For Immediate Release
Timothy Karr, 201-533-8838
FCC Moves to Curb Runaway TV Consolidation
WASHINGTON - On Monday, the Federal Communications Commission moved for the first time in three decades to roll back media consolidation.
In a 3–2 vote, the FCC closed a legal loophole TV broadcasters had exploited to operate and profit from purportedly independent stations via Joint Sales Agreements (JSAs). To evade long-standing limits on how many stations one owner can control in a single market, companies like the Sinclair Broadcast Group, Nexstar and Raycom have used JSAs and other outsourcing agreements to take financial and operational control away from the supposed licensees without transferring the licenses themselves.
Free Press President and CEO Craig Aaron made the following statement:
"For years, a small handful of powerful conglomerates has used outsourcing agreements to dodge the FCC's ownership rules and grow their empires at the public's expense. And for too long the agency has looked the other way as these companies have dominated the airwaves.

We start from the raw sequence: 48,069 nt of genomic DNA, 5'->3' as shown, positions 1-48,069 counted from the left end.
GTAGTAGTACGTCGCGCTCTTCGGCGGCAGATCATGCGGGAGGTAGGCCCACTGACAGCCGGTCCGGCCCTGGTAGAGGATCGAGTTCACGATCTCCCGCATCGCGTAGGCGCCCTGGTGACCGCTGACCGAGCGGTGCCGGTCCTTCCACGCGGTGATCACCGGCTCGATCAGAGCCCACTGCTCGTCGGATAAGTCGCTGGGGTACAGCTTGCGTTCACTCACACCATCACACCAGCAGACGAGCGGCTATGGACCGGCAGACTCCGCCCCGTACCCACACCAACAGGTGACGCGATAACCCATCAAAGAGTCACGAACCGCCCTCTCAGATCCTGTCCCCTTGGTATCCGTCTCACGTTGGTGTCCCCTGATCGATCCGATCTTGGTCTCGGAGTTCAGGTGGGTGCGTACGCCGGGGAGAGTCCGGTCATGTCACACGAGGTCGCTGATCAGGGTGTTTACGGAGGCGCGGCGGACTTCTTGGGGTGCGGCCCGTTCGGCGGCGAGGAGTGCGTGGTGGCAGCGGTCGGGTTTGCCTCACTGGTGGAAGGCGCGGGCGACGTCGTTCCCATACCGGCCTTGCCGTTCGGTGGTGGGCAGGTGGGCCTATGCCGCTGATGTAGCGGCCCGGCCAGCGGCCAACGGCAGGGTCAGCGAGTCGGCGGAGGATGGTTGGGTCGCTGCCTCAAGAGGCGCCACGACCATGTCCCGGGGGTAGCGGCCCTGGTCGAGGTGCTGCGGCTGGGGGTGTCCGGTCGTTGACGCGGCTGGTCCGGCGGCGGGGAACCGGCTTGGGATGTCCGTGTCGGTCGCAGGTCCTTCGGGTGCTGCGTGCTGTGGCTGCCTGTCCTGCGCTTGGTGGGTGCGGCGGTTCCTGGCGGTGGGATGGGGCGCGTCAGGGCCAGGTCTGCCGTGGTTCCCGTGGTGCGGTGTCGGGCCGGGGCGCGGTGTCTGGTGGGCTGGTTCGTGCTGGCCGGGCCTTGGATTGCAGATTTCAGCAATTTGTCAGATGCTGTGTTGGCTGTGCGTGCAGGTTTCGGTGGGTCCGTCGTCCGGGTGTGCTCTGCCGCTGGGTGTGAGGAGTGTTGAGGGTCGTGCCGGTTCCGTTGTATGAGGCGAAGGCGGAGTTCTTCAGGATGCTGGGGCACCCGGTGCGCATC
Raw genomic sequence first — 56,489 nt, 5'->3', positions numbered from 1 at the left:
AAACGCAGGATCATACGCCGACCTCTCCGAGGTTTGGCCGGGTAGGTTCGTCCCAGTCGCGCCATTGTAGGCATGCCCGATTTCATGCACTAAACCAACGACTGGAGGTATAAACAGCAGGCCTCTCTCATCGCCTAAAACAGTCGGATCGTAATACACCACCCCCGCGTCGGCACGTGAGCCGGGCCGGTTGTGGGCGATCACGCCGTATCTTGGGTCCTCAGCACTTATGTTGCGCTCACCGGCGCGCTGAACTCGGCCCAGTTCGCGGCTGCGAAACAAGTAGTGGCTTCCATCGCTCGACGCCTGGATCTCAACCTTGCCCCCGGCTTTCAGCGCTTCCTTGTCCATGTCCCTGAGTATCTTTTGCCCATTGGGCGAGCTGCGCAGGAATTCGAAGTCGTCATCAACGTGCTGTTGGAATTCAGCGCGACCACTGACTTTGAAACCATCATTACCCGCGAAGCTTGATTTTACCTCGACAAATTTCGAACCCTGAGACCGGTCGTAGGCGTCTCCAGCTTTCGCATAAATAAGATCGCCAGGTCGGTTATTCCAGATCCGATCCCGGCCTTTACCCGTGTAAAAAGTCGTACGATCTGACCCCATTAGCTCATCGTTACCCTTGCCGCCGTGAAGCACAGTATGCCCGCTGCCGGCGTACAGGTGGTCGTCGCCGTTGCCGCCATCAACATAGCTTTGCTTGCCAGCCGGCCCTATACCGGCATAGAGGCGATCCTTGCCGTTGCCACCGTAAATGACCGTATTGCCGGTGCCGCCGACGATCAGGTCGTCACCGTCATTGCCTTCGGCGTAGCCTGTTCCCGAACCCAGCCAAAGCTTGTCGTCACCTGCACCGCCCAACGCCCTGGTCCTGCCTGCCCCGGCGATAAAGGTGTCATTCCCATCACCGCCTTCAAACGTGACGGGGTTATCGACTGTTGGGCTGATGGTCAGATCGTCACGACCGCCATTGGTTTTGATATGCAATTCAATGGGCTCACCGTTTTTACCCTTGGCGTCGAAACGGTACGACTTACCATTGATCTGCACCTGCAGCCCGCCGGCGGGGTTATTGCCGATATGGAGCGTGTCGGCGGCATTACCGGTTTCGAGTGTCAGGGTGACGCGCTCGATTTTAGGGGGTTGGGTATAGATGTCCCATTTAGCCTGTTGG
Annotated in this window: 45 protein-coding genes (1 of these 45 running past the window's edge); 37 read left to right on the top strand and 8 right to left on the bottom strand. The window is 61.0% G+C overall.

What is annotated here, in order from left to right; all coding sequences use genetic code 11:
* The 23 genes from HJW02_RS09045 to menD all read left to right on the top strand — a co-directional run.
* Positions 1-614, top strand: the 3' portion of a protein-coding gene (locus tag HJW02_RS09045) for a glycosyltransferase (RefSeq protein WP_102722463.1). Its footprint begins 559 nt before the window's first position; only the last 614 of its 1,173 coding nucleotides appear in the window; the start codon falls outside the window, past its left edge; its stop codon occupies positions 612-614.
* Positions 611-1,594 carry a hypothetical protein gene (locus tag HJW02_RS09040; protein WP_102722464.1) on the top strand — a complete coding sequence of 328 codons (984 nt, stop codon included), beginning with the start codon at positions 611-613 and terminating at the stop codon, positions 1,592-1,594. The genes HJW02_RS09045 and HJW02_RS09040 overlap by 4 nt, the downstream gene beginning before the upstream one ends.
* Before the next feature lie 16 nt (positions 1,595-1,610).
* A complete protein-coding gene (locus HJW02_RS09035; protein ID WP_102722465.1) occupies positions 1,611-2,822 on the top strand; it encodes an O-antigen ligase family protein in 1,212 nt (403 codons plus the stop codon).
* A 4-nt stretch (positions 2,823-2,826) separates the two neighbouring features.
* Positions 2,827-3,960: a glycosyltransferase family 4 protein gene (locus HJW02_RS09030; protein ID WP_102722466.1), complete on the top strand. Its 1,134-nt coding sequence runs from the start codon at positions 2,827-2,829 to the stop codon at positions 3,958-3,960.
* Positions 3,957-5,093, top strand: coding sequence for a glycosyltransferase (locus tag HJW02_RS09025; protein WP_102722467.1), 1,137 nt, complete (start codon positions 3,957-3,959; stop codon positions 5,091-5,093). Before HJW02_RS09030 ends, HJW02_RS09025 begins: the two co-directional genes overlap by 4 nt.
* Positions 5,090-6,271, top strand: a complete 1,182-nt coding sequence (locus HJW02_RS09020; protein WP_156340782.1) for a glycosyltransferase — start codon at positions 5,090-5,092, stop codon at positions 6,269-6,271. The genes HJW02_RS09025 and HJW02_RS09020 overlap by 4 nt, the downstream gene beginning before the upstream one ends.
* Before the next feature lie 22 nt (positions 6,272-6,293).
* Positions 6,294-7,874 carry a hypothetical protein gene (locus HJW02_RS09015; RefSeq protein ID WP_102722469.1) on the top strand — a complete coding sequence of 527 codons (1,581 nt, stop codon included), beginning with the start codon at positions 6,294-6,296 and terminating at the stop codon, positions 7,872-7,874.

"While today's vote focuses only on Joint Sales Agreements, it signals that FCC Chairman Tom Wheeler is willing to break with the past and stop broadcasters from using shell companies to skirt the agency's ownership limits.
"It's time for conglomerates to start playing by the rules. Divesting some of their stations could open the door for truly independent and diverse owners to enter a marketplace conglomerates have controlled for years.
"We do have concerns about how the FCC will apply waiver standards. The agency must ensure that its efforts promote diverse ownership and do not prevent diverse owners from exercising real control over the stations licensed in their names.
"Bending the rules to keep sidecars in place would relegate these licenses to permanent second-class status. We need to ensure that this vote leads to real diversity on the public airwaves."
Free Press is a national, nonpartisan organization working to reform the media. Through education, organizing and advocacy, we promote diverse and independent media ownership, strong public media, and universal access to communications. Learn more at www.freepress.net